Wildfires in Idaho, California, Oregon and Washington brought smoke into northern Utah over the weekend, resulting in hazy skies and unhealthy air quality for sensitive groups, according to the Utah Department of Environmental Quality.
And officials are warning the Beehive State could get even smokier.
“Think the smoke today is bad? It could get worse!” the National Weather Service’s Salt Lake City office tweeted Saturday alongside a model depicting a three day smoke forecast.
There are 33 fires currently burning in the aforementioned states, including four type one incidents in northern California, one in Oregon and one in Idaho, according to the National Forest Service. That’s an increase in 10 reported incidents from Saturday afternoon.
Type one refers to a “large, complex incident” requiring multi-agency and national resources, according to the National Parks Service.
One of those incidents is California’s largest fire of the year. Sparked on July 2, the Beckwourth Complex Fire has burned roughly 83,926 acres, the Sacramento Bee reported, prompting evacuation orders in eastern Plumas County roughly 45 miles north of Lake Tahoe. On Sunday the fire, which is currently only 8% contained, reached the town of Doyle and burned several buildings, according to the Bee.
Much of the smoke in northern Utah can be attributed to the Beckwourth Complex Fire, the NWS said on Sunday.
Another culprit is Oregon’s Bootleg Fire, a type one incident that has nearly tripled in size since Friday, according to data from InciWeb. The fire has burned about 143,607 acres southwest of the Winema National Forest in southern Oregon.
Although the fires don’t appear to be slowing down, the NWS says by Tuesday central and southern Utah could see improved air quality thanks to a change in weather patterns and an increased likelihood of afternoon thunderstorms.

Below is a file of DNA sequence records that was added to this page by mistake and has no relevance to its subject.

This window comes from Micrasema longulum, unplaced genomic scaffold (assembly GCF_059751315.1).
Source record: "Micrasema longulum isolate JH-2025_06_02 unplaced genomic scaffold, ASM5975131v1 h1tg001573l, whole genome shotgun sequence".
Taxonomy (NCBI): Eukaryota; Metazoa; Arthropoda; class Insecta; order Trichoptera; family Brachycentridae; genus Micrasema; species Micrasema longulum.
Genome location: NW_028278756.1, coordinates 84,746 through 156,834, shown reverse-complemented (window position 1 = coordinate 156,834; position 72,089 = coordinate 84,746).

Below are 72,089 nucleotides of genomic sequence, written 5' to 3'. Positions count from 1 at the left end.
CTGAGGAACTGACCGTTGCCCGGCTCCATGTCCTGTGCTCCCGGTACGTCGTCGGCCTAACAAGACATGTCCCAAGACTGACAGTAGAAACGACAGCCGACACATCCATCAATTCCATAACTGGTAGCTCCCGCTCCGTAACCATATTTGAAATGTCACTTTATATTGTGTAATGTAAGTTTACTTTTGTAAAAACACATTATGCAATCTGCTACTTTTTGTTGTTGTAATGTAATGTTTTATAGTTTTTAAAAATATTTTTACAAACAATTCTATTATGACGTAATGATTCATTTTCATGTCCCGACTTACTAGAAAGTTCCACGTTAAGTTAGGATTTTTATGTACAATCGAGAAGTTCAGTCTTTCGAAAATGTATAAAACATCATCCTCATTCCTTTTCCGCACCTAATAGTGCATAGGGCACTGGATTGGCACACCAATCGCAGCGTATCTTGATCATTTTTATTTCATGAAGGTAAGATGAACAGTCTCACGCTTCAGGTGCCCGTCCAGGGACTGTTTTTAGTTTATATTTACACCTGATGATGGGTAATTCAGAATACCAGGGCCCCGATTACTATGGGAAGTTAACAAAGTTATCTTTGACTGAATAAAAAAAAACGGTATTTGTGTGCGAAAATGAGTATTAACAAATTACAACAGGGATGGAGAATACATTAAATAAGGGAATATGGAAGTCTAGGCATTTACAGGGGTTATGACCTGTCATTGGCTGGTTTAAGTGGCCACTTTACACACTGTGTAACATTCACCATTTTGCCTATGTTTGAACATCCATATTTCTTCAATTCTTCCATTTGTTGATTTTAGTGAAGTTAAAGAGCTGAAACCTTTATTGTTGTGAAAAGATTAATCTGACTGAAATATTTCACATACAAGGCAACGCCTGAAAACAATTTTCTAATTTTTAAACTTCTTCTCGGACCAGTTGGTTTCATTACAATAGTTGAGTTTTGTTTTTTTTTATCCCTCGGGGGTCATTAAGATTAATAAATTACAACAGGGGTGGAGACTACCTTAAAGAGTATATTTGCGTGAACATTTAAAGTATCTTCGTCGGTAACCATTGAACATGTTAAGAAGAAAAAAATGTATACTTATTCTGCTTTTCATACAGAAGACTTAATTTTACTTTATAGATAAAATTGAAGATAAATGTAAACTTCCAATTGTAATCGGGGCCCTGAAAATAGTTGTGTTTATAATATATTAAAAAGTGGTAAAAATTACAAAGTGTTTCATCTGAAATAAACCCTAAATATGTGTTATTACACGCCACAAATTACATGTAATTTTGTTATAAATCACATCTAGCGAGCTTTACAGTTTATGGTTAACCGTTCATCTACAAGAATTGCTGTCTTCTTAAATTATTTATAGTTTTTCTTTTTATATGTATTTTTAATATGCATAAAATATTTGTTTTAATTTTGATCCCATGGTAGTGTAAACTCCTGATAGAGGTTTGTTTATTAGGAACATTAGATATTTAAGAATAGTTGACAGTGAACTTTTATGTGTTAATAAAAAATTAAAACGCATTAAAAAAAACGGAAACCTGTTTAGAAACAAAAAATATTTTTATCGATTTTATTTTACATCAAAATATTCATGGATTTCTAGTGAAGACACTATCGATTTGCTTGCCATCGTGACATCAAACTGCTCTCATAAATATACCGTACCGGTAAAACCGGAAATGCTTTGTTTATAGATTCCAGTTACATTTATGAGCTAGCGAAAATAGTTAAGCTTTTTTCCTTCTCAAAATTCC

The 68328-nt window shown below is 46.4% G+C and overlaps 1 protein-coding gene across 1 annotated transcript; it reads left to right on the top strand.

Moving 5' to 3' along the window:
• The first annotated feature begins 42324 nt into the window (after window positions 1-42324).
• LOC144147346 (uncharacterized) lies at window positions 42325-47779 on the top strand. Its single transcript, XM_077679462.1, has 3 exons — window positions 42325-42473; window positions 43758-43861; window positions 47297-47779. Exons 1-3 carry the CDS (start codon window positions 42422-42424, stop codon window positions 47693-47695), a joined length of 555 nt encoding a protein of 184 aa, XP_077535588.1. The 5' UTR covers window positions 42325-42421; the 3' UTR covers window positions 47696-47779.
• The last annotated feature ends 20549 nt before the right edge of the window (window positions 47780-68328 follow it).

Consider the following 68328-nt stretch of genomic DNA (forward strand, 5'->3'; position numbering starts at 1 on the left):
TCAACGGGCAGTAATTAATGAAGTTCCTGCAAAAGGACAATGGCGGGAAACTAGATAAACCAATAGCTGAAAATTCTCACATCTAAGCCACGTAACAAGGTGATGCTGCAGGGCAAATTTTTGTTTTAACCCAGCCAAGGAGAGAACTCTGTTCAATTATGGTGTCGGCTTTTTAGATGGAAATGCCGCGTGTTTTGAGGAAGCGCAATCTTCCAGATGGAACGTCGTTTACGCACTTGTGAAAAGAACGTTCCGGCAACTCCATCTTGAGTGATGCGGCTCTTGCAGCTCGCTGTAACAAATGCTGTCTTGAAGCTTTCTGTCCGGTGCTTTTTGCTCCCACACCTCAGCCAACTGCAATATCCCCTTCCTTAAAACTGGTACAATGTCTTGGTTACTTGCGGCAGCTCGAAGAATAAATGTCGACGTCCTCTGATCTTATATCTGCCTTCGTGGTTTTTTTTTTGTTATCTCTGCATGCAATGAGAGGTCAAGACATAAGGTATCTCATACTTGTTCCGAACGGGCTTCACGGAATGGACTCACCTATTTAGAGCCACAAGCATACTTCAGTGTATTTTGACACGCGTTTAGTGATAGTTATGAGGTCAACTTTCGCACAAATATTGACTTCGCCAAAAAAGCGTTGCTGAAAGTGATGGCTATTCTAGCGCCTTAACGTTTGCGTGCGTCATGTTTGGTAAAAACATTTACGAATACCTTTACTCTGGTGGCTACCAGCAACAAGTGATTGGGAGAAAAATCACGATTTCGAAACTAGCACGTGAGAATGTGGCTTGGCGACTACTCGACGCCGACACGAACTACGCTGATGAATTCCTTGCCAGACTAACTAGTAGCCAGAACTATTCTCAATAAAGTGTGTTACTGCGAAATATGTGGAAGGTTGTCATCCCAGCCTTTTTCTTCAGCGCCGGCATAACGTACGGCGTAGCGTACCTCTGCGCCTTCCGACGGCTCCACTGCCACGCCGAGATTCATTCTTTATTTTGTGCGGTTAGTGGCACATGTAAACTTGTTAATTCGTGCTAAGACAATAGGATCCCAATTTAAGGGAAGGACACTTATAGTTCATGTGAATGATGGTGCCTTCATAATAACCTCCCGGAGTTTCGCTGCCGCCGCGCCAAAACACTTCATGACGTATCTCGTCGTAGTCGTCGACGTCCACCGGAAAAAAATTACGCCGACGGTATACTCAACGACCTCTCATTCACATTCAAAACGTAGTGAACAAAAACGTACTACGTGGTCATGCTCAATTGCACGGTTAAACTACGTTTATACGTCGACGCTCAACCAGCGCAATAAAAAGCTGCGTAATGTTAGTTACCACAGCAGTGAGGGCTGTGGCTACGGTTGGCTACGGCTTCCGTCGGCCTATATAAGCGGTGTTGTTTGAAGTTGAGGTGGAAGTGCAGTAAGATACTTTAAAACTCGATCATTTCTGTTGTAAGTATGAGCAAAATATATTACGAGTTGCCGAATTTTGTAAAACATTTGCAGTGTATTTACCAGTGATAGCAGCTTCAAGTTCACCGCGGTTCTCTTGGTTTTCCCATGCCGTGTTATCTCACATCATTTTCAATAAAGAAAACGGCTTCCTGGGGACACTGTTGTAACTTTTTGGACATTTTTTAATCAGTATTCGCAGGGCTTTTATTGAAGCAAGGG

However, the NWS warned that northern Utah could remain smokey depending on fire conditions upstream. The air quality forecast in seven Utah counties — Carbon, Davis, Salt Lake, Tooele, Utah, Weber and Box Elder — remains unhealthy for sensitive groups through Tuesday.
We've had a lot of questions about the source of our smoky skies. Here is GeoColor satellite imagery from #GOESWest of the smoke, with likely contributors annotated. The Bootleg fire in OR and Beckwourth complex in CA are main culprits, fires in ID may be contributing too #utwx pic.twitter.com/LV5ZxDveLe— NWS Salt Lake City (@NWSSaltLakeCity) July 11, 2021
The smoky skies come as Utah and the West are in the midst of a historic drought. June was Utah’s hottest on record, according to the NWS, and an excessive heat warning remains in effect for most of the lower elevation parts of the state.
On Saturday, temperatures in St. George hovered around 117 degrees, tying the all time record high for the Beehive State “pending a more thorough investigation of the data,” the NWS said.
In addition to Utah, eight states — Arizona, California, Idaho, Massachusetts, Nevada, New Hampshire and Rhode Island — experienced their hottest June on record, while six states — Connecticut, Maine, Montana, Oregon, Washington and Wyoming — saw their second hottest June, according to the NWS.
In total, June 2021 was the hottest June on record for the United States.
June was Utah's hottest on record, according to the— NWS Salt Lake City (@NWSSaltLakeCity) July 10, 2021
National Centers for Environmental Information (NCEI)'s newly-released statewide rankings. The previous hottest June was in 2015. Other states in dark red experienced a record hot June as well. #utwx pic.twitter.com/xAiwYmmXxx